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Hypoxemia after single-shot anesthesia in common marmosets
Naho Konoike, Miki Miwa, Akiyo Ishigami, Katsuki Nakamura

BACKGROUND:
It remains unknown how single-shot anesthesia influences physical
parameters, especially respiratory function and blood oxygen level of
common marmosets (Callithrix jacchus) which came to be used for
laboratory research.

METHODS:
We measured blood oxygen levels, both before and after oxygenation, in
13 common marmosets under two single-shot anesthesia conditions:
ketamine/xylazine/atropine and alphaxalone.

RESULTS AND CONCLUSIONS:
We found that SpO2 values decreased to about 80% in the
ketamine/xylazine/atropine protocol and fell just below 90% in the
alphaxalone protocol. We observed a clear decrease in PaO2 values under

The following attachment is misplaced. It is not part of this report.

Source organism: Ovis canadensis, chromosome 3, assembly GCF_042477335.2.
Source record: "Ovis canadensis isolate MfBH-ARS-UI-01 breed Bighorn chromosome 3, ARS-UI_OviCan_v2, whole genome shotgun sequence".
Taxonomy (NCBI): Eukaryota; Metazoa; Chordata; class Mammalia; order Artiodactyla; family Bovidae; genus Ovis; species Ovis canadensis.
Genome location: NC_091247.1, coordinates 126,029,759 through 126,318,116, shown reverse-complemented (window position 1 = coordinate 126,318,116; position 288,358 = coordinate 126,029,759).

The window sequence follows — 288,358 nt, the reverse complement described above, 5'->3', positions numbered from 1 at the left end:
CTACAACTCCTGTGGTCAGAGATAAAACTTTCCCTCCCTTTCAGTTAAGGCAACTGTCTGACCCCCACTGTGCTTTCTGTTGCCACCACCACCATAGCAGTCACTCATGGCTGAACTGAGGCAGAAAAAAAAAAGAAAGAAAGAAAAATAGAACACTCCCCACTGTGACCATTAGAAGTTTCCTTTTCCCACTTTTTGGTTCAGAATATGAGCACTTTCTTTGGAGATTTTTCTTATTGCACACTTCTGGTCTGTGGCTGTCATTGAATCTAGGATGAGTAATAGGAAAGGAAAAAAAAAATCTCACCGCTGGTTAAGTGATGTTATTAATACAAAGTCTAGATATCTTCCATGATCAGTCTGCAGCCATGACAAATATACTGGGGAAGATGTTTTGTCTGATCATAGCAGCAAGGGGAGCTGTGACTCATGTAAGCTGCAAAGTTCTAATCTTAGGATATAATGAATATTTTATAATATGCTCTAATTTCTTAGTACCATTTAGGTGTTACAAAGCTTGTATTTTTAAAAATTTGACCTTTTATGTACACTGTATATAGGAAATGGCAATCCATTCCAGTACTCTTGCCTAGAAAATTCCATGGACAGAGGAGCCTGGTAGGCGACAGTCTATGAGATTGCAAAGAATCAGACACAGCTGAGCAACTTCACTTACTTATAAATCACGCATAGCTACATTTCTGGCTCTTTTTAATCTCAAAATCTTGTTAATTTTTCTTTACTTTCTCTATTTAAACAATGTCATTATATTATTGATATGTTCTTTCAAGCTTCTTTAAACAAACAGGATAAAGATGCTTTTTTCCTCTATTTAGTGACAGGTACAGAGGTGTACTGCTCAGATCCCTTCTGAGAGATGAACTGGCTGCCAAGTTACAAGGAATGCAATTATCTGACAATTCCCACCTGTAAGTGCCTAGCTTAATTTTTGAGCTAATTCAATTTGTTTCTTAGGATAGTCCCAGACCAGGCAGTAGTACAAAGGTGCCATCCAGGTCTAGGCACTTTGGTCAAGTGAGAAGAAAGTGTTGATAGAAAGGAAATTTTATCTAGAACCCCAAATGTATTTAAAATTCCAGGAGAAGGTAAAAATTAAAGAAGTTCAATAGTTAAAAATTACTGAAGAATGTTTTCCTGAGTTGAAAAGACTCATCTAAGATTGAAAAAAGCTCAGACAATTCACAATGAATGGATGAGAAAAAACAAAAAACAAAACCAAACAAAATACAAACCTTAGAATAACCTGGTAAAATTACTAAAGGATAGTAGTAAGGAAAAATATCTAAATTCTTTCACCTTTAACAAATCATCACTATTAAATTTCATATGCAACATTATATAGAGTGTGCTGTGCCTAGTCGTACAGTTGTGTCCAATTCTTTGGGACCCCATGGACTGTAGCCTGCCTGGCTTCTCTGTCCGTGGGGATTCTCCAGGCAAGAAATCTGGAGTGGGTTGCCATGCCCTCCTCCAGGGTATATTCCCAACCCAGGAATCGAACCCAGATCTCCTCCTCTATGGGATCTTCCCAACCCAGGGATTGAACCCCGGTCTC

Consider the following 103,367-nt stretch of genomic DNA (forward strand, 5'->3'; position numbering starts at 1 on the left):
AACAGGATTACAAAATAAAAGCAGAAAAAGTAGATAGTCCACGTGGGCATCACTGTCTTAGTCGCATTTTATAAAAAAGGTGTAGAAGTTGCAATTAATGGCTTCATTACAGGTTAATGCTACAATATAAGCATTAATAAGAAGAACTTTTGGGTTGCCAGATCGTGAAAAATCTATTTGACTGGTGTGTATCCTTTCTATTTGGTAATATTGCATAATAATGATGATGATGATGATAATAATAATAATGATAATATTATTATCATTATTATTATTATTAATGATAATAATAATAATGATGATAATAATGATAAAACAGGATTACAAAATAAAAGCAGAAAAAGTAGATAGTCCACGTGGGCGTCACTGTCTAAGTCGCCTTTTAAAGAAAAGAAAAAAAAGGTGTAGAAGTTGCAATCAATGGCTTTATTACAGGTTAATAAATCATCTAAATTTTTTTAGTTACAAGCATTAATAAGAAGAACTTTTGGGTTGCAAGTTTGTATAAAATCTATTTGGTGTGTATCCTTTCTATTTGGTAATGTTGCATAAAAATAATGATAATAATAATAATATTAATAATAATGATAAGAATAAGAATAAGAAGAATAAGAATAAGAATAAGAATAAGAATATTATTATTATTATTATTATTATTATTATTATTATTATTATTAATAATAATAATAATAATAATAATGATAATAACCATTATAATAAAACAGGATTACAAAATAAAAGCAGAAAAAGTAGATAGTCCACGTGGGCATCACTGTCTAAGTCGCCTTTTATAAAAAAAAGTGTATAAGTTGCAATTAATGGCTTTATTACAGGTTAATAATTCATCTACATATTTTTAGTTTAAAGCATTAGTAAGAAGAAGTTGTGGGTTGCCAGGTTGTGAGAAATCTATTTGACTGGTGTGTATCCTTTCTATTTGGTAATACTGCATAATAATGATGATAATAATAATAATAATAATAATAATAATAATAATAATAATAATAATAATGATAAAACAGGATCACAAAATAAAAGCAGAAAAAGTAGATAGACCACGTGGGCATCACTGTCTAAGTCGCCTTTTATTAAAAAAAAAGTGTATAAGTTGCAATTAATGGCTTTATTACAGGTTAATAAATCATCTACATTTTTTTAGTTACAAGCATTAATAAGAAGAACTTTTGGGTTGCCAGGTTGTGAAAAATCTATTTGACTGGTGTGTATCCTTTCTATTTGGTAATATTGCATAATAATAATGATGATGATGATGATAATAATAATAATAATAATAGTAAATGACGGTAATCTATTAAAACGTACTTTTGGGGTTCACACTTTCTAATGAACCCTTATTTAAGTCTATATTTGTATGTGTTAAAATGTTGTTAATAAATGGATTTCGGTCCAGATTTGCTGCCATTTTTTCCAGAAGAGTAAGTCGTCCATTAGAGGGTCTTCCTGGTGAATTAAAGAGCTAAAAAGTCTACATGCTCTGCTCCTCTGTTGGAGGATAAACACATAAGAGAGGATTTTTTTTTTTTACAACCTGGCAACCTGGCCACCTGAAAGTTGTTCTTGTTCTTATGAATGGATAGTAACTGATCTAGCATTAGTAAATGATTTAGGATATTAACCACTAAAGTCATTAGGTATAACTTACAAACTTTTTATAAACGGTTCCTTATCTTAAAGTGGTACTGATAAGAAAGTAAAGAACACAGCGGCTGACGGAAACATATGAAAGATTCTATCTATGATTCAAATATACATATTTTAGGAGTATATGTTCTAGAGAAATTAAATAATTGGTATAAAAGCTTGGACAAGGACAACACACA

the anesthetized condition compared to the awake condition. Our data
indicate that single-shot anesthesia may cause hypoxemia in marmosets.
Previous studies on other non-human primate have reported no SpO2
decrease and hypoxemia; thus, our experiment suggests that marmosets may
have a more fragile respiratory system and require intensive veterinary
care during anesthesia.
Journal of Medical Primatology 2017;00:1-5
doi: 10.1111/jmp.12262
http://onlinelibrary.wiley.com/doi/10.1111/jmp.12262/abstract
2017/04/08 Primate Research Institute